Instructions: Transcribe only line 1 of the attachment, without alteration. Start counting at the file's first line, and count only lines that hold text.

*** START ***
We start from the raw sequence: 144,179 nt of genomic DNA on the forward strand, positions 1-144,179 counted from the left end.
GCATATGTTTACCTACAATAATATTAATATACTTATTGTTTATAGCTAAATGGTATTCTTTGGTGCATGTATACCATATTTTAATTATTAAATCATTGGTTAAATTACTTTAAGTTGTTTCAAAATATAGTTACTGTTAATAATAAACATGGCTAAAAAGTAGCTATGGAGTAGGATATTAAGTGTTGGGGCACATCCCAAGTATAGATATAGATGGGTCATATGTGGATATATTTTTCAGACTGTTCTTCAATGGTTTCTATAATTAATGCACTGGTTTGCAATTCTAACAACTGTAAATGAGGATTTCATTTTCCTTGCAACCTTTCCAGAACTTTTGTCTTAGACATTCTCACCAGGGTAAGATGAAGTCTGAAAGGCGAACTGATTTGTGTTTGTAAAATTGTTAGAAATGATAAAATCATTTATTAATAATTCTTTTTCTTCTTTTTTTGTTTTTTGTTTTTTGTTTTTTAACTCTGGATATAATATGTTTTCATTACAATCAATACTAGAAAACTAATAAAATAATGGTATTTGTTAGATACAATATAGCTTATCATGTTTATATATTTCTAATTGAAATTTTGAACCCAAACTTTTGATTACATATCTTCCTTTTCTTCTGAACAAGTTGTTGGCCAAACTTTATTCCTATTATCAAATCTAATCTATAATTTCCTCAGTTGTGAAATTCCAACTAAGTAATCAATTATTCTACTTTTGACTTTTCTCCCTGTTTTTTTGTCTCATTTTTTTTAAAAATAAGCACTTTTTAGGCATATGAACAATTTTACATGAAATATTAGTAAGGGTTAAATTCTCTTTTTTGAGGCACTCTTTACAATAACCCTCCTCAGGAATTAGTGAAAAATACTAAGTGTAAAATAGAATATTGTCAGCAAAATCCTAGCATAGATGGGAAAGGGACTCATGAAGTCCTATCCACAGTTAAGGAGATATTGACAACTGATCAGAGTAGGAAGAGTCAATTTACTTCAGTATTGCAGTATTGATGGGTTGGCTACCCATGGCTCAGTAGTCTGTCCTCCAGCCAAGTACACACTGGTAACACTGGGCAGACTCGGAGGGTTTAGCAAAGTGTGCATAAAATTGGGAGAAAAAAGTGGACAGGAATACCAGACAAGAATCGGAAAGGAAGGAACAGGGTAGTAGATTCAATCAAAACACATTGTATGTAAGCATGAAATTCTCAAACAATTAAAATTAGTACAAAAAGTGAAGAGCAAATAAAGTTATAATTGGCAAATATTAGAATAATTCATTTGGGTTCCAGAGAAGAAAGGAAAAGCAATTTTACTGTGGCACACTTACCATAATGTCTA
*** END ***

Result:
We start from the raw sequence: 144,179 nt of genomic DNA on the forward strand, positions 1-144,179 counted from the left end.